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Renewable Energy Requires Increased Flexibility for Sustainable Growth

Desirée Mohindra, Senior Media Manager, Tel.: +41 (0)22 869 14 62,

  • New report: Key to growth in renewables market is not more capital
  • Renewable energy labelled as crucial for the clean energy economy
  • Examples drawn from South Africa, Indonesia, Jordan, Mexico and Morocco
  • Read the new report: Developing Renewable Energy Capacity
  • Read the Executive Summary of the report

Cape Town, South Africa – A new World Economic Forum report will be launched today ahead of the upcoming World Economic Forum on Africa in Cape Town on 4-6 May. Produced in collaboration with PwC, the report, Developing Renewable Energy Capacity, argues that scaling up renewables requires much more than public and private finance. A more flexible regulatory framework and improvements in electricity grid infrastructure are the keys to building a sustainable, energy-secure future.

Renewable power capacity has grown rapidly over the past decade. Driven by economic development and associated increasing demand for energy, 2009 saw over US$ 150 billion invested in renewables (1). This amount increased to over US$ 240 billion in 2010 (2) with the US and Europe adding more renewable than conventional power capacity.

“Simply spending more government and multilateral money will not transform renewable energy from a niche player to a dominant market technology in a particular country unless early regulatory and infrastructure challenges are addressed first,” remarked Busba Wongnapapisan, Head of Renewable Energy Industry at the World Economic Forum and co-author of the report.

Institutional and regulatory frameworks must facilitate private renewable energy activity. Yet they often hinder it – particularly in emerging markets. The grid infrastructure needs appropriate capacity and resilience to cope with the intermittent nature of renewable energy sources. The Developing Renewable Energy Capacity report aims to move the debate forward and draws on the study of five countries: South Africa, Indonesia, Jordan, Mexico and Morocco; the study aims to provide key lessons and increase understanding of regulatory and infrastructure issues in emerging markets.

For example, in South Africa, businesses have organized themselves into the National Energy Association and Alternative Energy Association, conducting workshops and working closely with the government and stakeholders to support the design and development of renewable energy feed-in tariff programmes. Jordan is highlighted for an electricity law that requires its state-owned utility to purchase electricity from independent power producers at full retail price.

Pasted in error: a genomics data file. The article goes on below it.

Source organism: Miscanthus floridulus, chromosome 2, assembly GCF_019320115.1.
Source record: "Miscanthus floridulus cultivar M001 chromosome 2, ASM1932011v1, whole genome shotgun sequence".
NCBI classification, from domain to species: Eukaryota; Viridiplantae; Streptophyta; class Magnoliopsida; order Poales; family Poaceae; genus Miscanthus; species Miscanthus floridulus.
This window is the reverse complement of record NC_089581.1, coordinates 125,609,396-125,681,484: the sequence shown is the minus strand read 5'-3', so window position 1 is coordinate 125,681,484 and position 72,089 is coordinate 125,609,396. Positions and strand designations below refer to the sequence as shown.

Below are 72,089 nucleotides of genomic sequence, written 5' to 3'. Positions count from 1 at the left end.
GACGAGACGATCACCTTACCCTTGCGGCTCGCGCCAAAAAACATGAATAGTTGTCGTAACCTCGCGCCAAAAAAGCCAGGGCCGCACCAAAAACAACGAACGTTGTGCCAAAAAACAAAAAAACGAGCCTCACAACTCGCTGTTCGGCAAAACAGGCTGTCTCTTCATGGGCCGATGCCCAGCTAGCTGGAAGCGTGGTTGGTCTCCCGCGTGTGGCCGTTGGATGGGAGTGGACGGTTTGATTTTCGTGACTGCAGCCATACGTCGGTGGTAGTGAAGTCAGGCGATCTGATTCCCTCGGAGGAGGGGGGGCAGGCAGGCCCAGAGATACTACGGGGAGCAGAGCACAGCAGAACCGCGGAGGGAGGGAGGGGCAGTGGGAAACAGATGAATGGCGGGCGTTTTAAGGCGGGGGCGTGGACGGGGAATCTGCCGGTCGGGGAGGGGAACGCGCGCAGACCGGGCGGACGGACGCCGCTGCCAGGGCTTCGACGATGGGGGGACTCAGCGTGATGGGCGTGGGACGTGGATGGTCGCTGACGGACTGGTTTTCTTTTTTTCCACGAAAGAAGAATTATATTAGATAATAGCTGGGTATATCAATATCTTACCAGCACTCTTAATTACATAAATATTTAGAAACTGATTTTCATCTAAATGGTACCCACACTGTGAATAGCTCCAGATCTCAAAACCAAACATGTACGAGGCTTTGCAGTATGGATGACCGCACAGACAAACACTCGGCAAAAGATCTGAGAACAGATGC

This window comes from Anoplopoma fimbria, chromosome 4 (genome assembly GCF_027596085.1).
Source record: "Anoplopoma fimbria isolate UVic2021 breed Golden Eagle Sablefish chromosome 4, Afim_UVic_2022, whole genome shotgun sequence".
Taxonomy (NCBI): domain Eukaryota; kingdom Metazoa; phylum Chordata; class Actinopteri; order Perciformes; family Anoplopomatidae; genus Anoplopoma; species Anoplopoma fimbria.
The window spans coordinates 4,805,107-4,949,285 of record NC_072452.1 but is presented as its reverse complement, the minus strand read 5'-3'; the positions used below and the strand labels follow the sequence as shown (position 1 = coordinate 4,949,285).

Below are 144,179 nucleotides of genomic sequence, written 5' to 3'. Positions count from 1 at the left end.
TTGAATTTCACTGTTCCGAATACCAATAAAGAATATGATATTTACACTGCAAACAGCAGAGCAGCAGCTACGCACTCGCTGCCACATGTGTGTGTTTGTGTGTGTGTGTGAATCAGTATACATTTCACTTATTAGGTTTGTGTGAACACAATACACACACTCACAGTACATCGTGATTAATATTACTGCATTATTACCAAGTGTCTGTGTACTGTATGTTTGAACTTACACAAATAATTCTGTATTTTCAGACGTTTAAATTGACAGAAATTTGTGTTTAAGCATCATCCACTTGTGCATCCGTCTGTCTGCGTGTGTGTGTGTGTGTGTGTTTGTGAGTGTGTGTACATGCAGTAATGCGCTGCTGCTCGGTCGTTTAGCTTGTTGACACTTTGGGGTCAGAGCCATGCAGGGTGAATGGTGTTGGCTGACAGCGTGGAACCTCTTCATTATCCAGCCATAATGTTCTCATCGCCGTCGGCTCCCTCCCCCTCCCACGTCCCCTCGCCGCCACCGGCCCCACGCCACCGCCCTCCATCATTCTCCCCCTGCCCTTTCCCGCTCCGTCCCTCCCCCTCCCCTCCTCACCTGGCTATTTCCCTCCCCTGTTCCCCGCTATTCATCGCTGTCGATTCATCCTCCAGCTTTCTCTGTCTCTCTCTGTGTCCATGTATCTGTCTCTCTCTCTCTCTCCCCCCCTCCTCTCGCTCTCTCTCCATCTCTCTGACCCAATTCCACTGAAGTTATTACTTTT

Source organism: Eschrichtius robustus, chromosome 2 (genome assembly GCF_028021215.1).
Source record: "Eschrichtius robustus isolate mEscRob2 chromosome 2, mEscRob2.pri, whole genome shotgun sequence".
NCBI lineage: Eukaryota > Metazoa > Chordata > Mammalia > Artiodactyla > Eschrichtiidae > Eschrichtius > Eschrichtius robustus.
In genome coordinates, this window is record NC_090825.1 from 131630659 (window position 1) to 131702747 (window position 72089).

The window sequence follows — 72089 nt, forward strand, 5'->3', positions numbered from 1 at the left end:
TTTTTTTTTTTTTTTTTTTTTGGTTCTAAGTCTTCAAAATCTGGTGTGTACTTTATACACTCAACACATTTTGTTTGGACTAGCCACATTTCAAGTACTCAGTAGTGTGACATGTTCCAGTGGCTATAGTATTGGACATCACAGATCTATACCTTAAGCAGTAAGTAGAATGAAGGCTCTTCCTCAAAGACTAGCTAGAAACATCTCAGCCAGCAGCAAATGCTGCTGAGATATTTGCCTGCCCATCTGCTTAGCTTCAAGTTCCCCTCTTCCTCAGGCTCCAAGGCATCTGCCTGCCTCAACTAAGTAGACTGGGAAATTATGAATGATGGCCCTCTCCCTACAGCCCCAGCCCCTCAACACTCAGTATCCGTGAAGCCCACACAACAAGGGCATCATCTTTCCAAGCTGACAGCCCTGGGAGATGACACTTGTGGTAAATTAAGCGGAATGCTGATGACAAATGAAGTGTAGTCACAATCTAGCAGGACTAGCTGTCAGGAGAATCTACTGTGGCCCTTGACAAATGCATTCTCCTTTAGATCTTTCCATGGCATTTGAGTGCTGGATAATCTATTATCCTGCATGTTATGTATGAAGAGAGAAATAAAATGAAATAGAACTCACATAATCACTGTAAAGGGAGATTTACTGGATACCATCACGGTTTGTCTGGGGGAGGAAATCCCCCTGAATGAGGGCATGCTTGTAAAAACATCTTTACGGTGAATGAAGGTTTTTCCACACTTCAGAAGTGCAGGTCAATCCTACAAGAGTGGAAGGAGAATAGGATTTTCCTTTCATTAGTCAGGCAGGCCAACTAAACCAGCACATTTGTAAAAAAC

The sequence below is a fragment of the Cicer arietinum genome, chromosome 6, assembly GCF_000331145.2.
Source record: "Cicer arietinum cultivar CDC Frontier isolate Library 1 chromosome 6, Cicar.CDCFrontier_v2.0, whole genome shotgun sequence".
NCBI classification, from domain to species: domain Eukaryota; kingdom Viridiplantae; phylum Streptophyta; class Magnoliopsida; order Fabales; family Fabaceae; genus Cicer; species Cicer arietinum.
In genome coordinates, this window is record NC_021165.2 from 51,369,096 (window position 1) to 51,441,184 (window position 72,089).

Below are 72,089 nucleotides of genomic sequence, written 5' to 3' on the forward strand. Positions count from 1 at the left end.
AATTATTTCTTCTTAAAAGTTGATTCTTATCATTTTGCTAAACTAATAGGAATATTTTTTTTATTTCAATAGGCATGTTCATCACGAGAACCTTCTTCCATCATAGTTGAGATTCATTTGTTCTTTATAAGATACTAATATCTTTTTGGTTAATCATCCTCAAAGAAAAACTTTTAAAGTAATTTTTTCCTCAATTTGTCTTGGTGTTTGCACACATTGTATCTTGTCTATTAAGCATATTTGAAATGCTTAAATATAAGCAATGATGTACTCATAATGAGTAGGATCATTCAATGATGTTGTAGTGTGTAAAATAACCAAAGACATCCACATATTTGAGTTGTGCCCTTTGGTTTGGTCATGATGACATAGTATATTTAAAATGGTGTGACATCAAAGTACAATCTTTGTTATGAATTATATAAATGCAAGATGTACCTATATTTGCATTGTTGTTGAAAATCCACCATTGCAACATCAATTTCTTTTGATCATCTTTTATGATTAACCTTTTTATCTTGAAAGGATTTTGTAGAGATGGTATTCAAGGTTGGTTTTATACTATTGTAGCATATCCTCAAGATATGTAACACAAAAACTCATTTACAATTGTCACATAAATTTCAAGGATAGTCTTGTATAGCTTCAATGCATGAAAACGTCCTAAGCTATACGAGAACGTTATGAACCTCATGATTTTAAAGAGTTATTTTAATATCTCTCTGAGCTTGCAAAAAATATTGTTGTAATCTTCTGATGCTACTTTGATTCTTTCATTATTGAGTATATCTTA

“The removal of regulatory and infrastructure barriers is pivotal to support the further development of renewables in many of these emerging countries,” said Gus Schellekens, Director, Sustainability and Climate Change, PwC, United Kingdom, and adviser to the project. “Unless governments are able to address these barriers, there is the risk that market development will be fundamentally constrained. The five countries highlighted by the report have the opportunity to make substantial progress in years to come, supported by international interest in the ‘green economy’ and their abundance of renewable resources,” he added.

The report identifies five key factors that impede deployment of renewables in emerging markets:

  • The absence of long-term planning, with specific implementation plans for renewable energy capacity targets, creates uncertainty and undermines government credibility
  • Government and regulatory bodies do not always communicate effectively with each other, causing confusion among developers and delays in project approval
  • Many government bodies and regulators face shortages of experienced staff familiar with the renewable energy industry; this has led to a high level of risk aversion and slow processing of permit applications
  • The structure of electricity markets: one dominant player prevents private developers from conducting business on a level playing field
  • Limited grid infrastructure in the areas where renewable resources are most abundant presents a current and future barrier to increased generation

A common feature is that all of these factors impact the early phases of the project life cycle – i.e. before construction even starts. The report recommends actions and partnership required by stakeholder groups to overcome the challenges. Successful best practices to address the challenges are also featured in the report, including examples from India, Morocco, Portugal and the European Union.

(1) REN21 Renewables 2010 Global Status Report 

(2) Bloomberg New Energy Finance (2011)

Notes to Editors

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